If you’ve been researching top school admissions, then you have probably noticed that top schools don’t just look at GPA and ACT scores. They want students that make a difference. But what does that mean exactly? That means they are looking for students that go outside of their comfort zone to help others. Whether it’s their fellow students, school, or community, they are looking for students that will be the next game-changers.

So, how do you become one of these students? You start thinking outside the box and take action!

Find
One of the ways to get an idea for an initiative is to find out about a problem that really interests you. As an example, consider the #PlanetOrPlastic movement.

In the May 2019 Issue of National Geographic, Editor-in-Chief, Susan Goldberg, wrote about the growing impact of plastics in our oceans. In her article, Oceans of Debris, she writes:

“Most of us won’t see microplastics’ harm at the level that scientists do. But with about nine million tons of visible plastic waste washing into oceans each year, we see clearly how it’s hurting turtles, seabirds, whales, and many other species. Isn’t that reason enough to join the global effort to reduce plastic waste?”

Think
Goldberg’s closing remark makes you stop and think. How many times a week do you alone go through disposable plastics? How many times a year? And now multiply that by the amount of people residing in your city alone. When you are impacted by a movement like this, what is your initial reaction? “I need to learn more!” And “I want to be a part of the solution!”

So you do the research. You learn more about plastic waste and take the pledge to reduce it at natgeo.com/plasticpledge . You call up your friends so that they know how to do it too. Maybe you purchase a reusable shopping bag or a portable metal straw and start making the decision to go as plastic-free as possible, but is that enough?

Act
It’s time to take action and to do that you have to come up with a plan! How can you, your friends, even your school and community get involved? Here are some initiative ideas:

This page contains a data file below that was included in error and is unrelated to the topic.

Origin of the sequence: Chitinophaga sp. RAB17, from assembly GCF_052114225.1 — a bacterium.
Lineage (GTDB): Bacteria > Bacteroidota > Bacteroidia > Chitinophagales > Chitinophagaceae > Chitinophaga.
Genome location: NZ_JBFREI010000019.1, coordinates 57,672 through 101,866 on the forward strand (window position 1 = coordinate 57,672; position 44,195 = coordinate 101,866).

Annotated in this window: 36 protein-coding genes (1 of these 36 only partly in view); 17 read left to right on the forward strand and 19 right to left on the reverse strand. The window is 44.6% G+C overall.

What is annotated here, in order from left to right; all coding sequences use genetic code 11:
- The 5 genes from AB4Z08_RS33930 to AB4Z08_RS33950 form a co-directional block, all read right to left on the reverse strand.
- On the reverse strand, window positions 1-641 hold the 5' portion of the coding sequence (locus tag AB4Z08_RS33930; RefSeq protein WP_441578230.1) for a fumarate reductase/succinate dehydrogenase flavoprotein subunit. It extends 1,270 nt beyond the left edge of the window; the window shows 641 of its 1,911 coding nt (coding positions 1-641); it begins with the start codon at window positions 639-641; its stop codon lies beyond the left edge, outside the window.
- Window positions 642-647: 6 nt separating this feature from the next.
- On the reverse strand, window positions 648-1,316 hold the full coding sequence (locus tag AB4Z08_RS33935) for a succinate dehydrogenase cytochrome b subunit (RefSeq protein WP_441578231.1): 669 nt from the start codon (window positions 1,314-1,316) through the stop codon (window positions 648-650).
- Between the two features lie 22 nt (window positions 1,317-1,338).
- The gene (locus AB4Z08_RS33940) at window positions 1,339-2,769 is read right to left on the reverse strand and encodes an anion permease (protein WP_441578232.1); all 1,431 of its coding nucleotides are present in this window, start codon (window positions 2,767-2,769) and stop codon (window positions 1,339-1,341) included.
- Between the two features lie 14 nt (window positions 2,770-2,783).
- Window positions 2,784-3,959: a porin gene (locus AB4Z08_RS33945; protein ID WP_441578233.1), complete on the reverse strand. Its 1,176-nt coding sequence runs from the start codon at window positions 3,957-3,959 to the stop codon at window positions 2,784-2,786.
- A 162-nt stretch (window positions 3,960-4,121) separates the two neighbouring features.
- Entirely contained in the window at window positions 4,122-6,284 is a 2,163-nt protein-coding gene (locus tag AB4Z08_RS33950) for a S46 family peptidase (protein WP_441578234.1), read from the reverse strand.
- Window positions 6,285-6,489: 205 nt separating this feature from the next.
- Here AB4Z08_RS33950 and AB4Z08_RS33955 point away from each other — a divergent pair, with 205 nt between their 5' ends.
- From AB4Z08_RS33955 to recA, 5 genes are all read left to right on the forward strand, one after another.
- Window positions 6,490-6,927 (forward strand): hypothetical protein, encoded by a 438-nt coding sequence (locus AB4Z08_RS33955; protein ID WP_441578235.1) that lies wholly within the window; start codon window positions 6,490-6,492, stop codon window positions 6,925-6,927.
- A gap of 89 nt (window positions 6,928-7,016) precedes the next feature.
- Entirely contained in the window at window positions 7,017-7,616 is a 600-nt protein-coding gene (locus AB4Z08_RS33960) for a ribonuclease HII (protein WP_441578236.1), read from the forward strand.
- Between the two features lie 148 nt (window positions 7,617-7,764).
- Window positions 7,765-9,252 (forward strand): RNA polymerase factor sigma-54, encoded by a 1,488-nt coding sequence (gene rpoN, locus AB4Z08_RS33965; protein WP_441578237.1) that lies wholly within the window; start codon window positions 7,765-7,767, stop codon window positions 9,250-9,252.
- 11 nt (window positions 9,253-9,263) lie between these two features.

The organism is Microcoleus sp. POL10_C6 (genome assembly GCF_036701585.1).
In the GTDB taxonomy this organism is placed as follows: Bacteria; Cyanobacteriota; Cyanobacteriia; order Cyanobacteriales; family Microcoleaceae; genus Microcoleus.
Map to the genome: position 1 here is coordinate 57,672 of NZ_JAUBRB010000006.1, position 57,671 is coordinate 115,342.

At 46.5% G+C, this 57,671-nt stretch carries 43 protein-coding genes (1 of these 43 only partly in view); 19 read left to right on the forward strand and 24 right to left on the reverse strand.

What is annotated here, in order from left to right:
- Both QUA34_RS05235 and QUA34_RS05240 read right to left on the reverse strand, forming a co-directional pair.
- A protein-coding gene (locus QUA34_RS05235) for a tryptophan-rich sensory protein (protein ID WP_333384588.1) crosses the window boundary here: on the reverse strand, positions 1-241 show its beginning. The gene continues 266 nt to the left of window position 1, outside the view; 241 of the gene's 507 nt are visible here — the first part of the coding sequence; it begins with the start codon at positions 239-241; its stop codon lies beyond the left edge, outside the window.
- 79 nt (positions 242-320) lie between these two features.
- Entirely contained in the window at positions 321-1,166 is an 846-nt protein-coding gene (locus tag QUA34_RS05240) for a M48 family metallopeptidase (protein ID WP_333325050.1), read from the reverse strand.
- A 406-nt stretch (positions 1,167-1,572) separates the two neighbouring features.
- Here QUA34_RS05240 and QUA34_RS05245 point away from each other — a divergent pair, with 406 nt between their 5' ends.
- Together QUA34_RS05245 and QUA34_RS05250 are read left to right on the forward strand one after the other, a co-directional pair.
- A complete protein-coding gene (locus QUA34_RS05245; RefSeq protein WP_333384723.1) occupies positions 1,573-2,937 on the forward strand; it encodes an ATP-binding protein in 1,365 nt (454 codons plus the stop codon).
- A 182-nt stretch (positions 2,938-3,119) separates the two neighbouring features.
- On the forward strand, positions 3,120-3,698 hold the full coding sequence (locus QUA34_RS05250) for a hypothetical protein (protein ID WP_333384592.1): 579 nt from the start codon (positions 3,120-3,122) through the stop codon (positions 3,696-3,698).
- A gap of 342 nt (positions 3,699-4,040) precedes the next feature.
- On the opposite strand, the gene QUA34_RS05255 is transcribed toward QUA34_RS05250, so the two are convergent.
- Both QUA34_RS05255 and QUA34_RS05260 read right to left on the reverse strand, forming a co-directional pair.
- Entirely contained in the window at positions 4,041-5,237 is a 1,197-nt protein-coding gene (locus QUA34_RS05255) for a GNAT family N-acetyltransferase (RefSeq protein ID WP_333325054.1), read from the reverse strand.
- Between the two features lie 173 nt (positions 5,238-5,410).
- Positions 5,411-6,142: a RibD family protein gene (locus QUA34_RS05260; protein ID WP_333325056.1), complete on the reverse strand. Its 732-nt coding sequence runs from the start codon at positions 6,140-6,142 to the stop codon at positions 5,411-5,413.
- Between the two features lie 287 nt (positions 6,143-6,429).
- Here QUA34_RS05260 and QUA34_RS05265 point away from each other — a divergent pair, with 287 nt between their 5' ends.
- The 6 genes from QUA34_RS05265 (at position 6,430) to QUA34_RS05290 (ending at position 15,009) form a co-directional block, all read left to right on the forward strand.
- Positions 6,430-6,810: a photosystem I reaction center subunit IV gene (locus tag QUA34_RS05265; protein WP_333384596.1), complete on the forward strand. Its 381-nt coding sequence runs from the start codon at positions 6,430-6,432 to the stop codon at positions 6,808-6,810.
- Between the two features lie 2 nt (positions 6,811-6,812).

• Start a local beach clean up
    • Get some friends together and as you grow your group, make a competition out of it. The group who picks up the most trash wins!
  • Plastic-free at school
  • Get together with friends, teachers, or even meet with the school principal and talk about how you can reduce disposable plastics at your school.
  • Create other items out of plastic waste
    • Turn trash into art! Bring this idea to your art teacher and find ways to reuse trash. Perhaps you can make jewelry out of plastic straws, sell them, and donate the funds to research for the #PlanetOrPlastic movement.
  • Spearhead the #PlanetOrPlastic pledge at your school. Educate others and lead the initiative by having students sign up to take the pledge to not use single-use plastics.

There are limitless options when you consider starting an initiative that can produce a positive impact for your community. You just need to find what you are passionate about and run with it! Do you love writing, but can’t seem to find a creative writing class? Start a club and get other kids involved. Perhaps you show your interests to your principal and get a class started. Live somewhere more rural where it’s not as easy to get to your local library? Read about the Little Free Library Movement and come up with a plan to get one in your neighborhood.

It all starts with the first step of finding out about the problem, thinking about how to help, and acting on it. Remember, big change starts with small steps. Perhaps we will be reading about you next on National Geographic!

Community Service Options for RPS Students

You’ve probably heard about community service in the past, but have you ever stopped and asked, “Well, what exactly is community service?” Community service is work done by a person or group to help others and better the community. This is done for free and it involves giving up your time and effort for a helpful cause.

Perhaps you’ve heard of community service because it is a requirement for an extracurricular or a scholarship, but community service can be so much more to you than just fulfilling a prerequisite on a form. It is a way to give back to others and to learn more about the people in your community. It helps your personal growth and also helps you develop some work experience for future jobs and internships.

It is really important that you make a long-term commitment to an organization. This allows others to be able to depend on you and know that you will sustain your involvement. They can count on you because of your dedication. The more time you give will likely make the work more meaningful for you, as well.